An essential A-Z guide to buying a veterinary practice - Part two - Veterinary Practice
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An essential A-Z guide to buying a veterinary practice – Part two

of FTA Finance
concludes her round
of ‘top tips’ that
prospective buyers
should read before making any
big decisions

  • N is for… NEW START-UP. Atempting prospect for many, as this will avoid sizeable goodwill payments. But bear in mind that new starts are traditionally very tough to get off the ground, so it’s worth thinking about what “niche” you can offer which is currently not available locally. Do seek independent advice in terms of property location and change of use and the all-important business plans and forecasts which will be.
  • O is for… OWNERSHIP. Do you set up in your sole name, partnership, limited company or as an LLP? Quite often we see a practice owned under one structure and the property another. The advice of an accountant will need to be sought here as everyone’s circumstances are different and you want to be certain you’re setting up the most tax-efficient and flexible structure.
  • P is for… (Financial) PREASSESSMENT. A commonly asked question by many new purchasers is, “How much can I borrow?” The answer though is different depending on individual circumstances. By asking a few straightforward questions, your business adviser should be able to provide you with a specific answer and point you in the direction of suitably sized practices. And knowing this up-front will almost certainly demonstrate to both sales agents and vendors that you are a serious business prospect.
  • Q is for… QUESTION. When assessing practice sales particulars, bear in mind they have been prepared to reflect a practice in the best possible light. Ask the vendor and sales agents questions to cover any aspects you are unsure of or which appear to be missing and also prepare your own adjusted profit figure (referred to often as EBITDA) to reflect what the practice would look like under your ownership rather than relying on the agent’s figure.
  • R is for… RESEARCH. Viewing a practice is essential (and your conduct and attitude during this visit will often make or break whether your offer is accepted – remember it is a seller’s market and what you do or say during the viewing makes a huge difference). In advance of a viewing, ask the agent any questions you may have around the financials (rather than asking the vendor direct during viewing) and also check out local competition. It’s also worth spending a few hours looking around an area in advance or after your viewing to “check out” the neighbourhood.
  • S is for… SAVINGS. In most cases for a first-time buyer you will be expected to contribute from your own funds towards a purchase. As a rule of thumb, 10% should be budgeted for most purchases with 90% coming from the banks, although if you could contribute more it would reduce your loan commitment and monthly outgoings.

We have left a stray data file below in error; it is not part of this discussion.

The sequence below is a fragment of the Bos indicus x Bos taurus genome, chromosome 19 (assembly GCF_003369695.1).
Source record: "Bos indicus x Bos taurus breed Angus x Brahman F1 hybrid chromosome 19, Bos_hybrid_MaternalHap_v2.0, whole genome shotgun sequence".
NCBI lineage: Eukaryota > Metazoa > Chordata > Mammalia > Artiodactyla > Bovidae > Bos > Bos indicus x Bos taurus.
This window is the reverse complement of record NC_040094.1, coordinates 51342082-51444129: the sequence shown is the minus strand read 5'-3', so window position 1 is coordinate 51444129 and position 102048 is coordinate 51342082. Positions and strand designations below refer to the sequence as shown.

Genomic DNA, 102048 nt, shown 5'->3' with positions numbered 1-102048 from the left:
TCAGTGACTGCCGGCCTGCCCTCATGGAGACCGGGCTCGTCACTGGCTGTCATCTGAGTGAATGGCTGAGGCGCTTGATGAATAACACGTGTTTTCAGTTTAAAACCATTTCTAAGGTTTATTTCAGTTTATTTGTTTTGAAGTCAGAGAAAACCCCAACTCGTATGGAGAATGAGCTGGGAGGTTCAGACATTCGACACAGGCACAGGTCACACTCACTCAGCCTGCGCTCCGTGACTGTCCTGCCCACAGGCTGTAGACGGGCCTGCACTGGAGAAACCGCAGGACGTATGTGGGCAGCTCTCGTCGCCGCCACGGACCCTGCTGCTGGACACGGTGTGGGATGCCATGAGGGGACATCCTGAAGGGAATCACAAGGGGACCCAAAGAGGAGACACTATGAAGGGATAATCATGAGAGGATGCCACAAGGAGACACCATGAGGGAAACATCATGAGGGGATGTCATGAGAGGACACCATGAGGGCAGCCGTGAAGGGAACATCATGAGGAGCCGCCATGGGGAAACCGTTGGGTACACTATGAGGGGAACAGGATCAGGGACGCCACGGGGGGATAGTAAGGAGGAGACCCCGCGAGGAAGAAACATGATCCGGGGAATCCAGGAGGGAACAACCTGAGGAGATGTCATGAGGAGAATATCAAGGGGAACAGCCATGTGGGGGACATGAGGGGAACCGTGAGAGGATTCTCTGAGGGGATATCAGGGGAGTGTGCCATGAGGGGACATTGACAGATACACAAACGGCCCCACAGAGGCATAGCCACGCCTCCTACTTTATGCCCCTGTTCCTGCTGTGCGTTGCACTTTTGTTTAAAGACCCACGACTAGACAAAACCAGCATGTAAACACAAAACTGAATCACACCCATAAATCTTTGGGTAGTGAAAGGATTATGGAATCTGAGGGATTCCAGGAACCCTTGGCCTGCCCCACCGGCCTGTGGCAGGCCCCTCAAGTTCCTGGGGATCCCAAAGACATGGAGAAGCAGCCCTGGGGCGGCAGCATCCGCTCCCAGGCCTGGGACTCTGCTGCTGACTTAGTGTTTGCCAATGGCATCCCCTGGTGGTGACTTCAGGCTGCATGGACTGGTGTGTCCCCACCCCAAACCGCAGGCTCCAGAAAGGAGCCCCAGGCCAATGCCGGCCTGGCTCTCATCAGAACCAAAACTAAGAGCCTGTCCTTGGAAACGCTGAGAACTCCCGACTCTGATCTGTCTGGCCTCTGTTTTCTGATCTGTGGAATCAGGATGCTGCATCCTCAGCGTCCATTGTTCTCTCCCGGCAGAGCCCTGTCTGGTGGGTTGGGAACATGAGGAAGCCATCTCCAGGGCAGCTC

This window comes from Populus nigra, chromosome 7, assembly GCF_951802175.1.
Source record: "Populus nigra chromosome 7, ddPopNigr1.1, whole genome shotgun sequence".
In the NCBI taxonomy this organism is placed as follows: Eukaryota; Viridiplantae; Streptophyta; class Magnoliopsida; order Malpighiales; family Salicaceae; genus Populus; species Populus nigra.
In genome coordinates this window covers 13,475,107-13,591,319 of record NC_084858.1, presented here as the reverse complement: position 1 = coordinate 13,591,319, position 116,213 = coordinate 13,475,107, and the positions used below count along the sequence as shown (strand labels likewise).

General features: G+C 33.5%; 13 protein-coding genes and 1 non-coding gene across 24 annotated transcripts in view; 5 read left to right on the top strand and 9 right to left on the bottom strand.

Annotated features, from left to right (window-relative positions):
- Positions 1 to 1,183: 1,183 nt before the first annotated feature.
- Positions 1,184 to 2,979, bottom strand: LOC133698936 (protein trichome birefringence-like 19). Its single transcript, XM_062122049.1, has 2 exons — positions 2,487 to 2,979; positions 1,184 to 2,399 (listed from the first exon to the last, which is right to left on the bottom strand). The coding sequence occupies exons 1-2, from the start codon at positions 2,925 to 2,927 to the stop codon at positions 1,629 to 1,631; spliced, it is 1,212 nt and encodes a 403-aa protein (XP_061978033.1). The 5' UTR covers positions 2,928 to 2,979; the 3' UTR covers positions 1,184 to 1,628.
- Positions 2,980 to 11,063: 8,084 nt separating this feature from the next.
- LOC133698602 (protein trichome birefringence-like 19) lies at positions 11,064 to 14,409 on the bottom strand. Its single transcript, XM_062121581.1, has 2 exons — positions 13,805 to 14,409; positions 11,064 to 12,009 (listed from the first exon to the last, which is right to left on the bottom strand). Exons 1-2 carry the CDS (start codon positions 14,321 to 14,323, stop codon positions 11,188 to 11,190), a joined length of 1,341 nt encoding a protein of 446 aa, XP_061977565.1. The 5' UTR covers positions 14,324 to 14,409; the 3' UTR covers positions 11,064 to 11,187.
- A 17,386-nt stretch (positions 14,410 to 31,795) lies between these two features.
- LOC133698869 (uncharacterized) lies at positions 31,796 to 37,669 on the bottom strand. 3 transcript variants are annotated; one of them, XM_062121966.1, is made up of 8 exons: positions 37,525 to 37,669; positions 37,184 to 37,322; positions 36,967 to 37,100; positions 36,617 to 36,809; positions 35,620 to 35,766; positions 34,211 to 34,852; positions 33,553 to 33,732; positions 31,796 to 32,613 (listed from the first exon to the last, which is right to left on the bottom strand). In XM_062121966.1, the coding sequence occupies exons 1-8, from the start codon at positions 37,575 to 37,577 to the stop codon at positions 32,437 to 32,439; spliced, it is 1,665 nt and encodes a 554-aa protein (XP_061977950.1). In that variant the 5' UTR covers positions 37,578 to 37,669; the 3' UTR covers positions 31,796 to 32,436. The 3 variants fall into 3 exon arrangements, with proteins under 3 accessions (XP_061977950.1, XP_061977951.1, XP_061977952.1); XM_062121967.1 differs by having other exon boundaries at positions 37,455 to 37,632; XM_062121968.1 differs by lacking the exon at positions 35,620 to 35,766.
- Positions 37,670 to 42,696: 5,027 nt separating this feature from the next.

• T is for… TIME. On average a veterinary sale/purchase should take maximum four to six months. Some lawyers will tell you it will take much longer, but it shouldn’t. Challenge them to work within a four- to six-month timescale.
  • U is for… USEFUL CONTACTS. Build a team of experts around you to help you when looking to purchase, during the purchase process and also post-purchase to ensure you maximise the potential of your business. Your accountant, solicitor, business adviser, bank manager and recruitment company should be viewed as part of your team with whom you should speak on a regular basis.
  • V is for… VALUATION. In most cases an independent bank valuation will be required to back up and verify the goodwill and freehold purchase price. Occasionally an element of negotiation is needed if these figures differ and this is where your independent adviser can guide you in your discussions with both bank and sales agent to ensure a price is agreed which works for all.
  • W is for… WILLS (and future planning). You are acquiring a sizeable asset so it is essential you review your Will and potentially consider trusts to ensure a tax-efficient structure. Life and protection cover should also be reviewed to ensure any borrowing is repaid in the event of death or serious illness.
  • X is for… X MARKS THE SPOT. When looking to purchase, you should make an ideal wish list for your “perfect” practice. This will help you when considering sales particulars and viewing practices to ensure you find the “right” one.
  • Y is for… YEEHAH! The sound you will make when you eventually complete on the purchase of your practice and know you are now fully in control of your own destiny (it is this lack of control which is pushing so many veterinary surgeons towards purchase).
  • Z is for… ZEALOUS. You will need to be dedicated and almost fanatical about your business. You also need to keep investing in yourself going forward and regularly attend business-related seminars and courses.

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